Urban growth monitoring using Earth observation

Reliable monitoring of urban growth is needed for responsible decision-making, as the world faces a significant increase in population to the detriment of the surrounding environment. Different approaches could be taken to collect this data. Earth observation (EO) data provides a viable option given its wide coverage, revisit frequency and spatial resolution.

A family of EO satellites called the Sentinels was launched at different stages as part of the Copernicus Program, which was initiated by the European Union. This new generation of remote sensing satellites has enhanced the observation, identification, mapping, and monitoring of urban areas. Therefore, the Sentinel satellites are a very efficient option for monitoring urban growth in a specific area.

The study area of this project covered rural areas in Malta. In this project, a labelled dataset was developed to delineate the border between urban areas, such as industrial areas and residential buildings, and rural areas such as agricultural land and woodland. Different segmentation techniques were used to distinguish between these two types of land cover. 

Segmentation is a process that assigns a class label to each pixel in each image. Segmentation techniques tend to be divided into classical methods and those based on machine learning (ML). This final-year project focused on extracting features from the image to train ML models for the task of segmentation. Image features are an essential component of image segmentation because they provide information about the visual characteristics of the image. These features could be based on colour, texture, shape, intensity, or other visual attributes. Features such as RGB colour values, HSV, grayscale and homogeneity were extracted from the Sentinel images. Furthermore, segmentation algorithms such as SLIC (simple linear iterative clustering) and Watershed were used to segment the satellite images using certain features mentioned. The accompanying image portrays the result obtained through the Watershed algorithm.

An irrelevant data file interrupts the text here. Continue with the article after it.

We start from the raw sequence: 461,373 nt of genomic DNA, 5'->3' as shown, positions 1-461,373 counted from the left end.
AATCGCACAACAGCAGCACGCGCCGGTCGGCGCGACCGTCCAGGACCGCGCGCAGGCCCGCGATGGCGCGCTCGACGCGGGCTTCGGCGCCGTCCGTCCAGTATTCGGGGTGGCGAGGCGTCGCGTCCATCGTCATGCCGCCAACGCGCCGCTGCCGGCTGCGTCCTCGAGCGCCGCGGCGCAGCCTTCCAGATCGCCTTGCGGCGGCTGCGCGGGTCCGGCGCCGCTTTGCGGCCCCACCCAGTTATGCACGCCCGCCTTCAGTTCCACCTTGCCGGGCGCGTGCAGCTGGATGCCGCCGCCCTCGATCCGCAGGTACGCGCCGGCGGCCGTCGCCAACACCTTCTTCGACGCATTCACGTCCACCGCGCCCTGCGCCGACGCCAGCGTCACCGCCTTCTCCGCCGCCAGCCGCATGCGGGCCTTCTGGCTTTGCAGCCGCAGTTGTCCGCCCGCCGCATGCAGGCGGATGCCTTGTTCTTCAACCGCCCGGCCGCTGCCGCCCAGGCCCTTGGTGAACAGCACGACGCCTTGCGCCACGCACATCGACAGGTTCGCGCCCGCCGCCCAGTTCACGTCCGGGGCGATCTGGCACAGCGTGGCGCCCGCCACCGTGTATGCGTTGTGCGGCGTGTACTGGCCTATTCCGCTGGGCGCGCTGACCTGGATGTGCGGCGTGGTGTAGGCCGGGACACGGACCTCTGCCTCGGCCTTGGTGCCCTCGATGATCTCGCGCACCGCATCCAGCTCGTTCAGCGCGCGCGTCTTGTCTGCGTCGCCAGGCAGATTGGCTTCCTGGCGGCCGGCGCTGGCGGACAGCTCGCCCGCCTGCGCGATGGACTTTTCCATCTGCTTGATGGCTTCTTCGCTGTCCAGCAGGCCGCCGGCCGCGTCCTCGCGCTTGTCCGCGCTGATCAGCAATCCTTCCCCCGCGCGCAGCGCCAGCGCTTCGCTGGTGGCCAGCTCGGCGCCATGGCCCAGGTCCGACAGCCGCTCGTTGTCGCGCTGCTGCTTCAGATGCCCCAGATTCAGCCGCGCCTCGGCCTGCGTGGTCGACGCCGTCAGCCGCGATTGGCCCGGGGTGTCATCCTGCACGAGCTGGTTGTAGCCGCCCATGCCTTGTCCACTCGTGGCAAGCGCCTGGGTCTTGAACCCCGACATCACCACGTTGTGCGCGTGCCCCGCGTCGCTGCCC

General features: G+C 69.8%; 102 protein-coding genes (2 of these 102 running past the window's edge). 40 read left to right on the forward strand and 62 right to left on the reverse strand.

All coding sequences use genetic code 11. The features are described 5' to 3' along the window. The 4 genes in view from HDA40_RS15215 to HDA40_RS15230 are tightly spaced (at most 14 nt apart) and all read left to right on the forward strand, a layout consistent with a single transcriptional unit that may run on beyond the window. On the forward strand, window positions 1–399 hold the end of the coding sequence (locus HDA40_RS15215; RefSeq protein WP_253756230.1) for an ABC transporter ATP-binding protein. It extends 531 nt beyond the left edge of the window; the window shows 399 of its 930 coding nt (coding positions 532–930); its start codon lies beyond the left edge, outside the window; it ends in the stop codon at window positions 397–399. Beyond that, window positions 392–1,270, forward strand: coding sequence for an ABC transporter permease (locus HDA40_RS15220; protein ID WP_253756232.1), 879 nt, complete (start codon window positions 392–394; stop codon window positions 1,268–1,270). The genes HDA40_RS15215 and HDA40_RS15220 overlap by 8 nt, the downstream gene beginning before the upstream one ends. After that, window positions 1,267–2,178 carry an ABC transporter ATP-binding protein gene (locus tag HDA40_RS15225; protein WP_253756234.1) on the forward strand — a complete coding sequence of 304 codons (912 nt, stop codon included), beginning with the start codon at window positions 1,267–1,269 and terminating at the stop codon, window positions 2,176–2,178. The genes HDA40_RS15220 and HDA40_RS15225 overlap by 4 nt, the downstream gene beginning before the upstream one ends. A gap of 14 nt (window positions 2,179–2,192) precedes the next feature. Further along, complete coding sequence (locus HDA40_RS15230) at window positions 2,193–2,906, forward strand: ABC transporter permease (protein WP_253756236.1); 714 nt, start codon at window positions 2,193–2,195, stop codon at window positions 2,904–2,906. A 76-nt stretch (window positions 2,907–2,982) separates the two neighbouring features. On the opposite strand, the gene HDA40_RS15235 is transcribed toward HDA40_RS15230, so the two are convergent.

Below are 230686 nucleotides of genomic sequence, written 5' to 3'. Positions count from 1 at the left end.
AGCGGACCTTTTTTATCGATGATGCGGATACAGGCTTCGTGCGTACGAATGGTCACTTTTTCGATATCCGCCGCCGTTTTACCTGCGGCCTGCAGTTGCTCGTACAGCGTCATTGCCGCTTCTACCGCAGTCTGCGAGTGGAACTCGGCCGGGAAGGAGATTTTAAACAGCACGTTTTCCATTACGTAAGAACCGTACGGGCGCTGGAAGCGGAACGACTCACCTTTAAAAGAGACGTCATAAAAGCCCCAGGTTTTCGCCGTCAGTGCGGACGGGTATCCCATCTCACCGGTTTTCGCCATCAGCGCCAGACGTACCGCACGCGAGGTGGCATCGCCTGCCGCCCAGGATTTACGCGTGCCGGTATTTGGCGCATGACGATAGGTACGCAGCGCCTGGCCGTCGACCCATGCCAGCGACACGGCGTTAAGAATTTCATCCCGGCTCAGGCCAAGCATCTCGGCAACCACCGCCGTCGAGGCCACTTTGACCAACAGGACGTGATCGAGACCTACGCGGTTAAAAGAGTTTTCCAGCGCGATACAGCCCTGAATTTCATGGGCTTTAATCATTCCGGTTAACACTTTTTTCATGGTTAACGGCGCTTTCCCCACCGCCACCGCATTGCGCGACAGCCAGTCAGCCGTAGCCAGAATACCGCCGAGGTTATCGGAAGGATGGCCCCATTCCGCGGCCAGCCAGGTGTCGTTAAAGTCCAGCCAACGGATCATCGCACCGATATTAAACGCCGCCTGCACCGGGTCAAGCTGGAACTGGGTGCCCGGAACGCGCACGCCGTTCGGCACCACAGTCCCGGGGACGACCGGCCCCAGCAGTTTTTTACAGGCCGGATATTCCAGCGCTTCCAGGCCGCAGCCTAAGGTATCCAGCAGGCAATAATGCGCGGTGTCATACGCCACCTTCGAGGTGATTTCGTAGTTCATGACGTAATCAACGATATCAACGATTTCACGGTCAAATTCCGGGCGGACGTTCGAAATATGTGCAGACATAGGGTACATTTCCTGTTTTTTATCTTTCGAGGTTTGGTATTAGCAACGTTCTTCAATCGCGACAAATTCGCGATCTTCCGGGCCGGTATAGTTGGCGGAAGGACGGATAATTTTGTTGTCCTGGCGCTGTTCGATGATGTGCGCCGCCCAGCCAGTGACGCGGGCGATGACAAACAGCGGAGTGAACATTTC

From the collected data, it was possible to use ML to compute the accuracy score for certain features extracted – such as logistic regression (LR). This is an ML algorithm that could help predict the probability of an event happening based on some input features. In one case in this project, data such as the mean RGB was used to train an LR model. The model was evaluated and acquired an accuracy of 0.67, meaning that it correctly predicted 67% of the test data. In this case, the LR model was trained to classify whether an annotation in an image was ’urban’ or ‘rural’ based on the mean RGB values of the pixels in the annotation. 

Another accuracy score was calculated from the homogeneity feature by using a multi-layer perceptron classifier, which is a type of artificial neural network used for classification. This test resulted in a much better score of 93%, thus offering a better result over RGB features.

Figure 1. A sample result obtained through Watershed segmentation

Student: Mikhail Magri

Supervisor : Dr Ing. Gianluca Valentino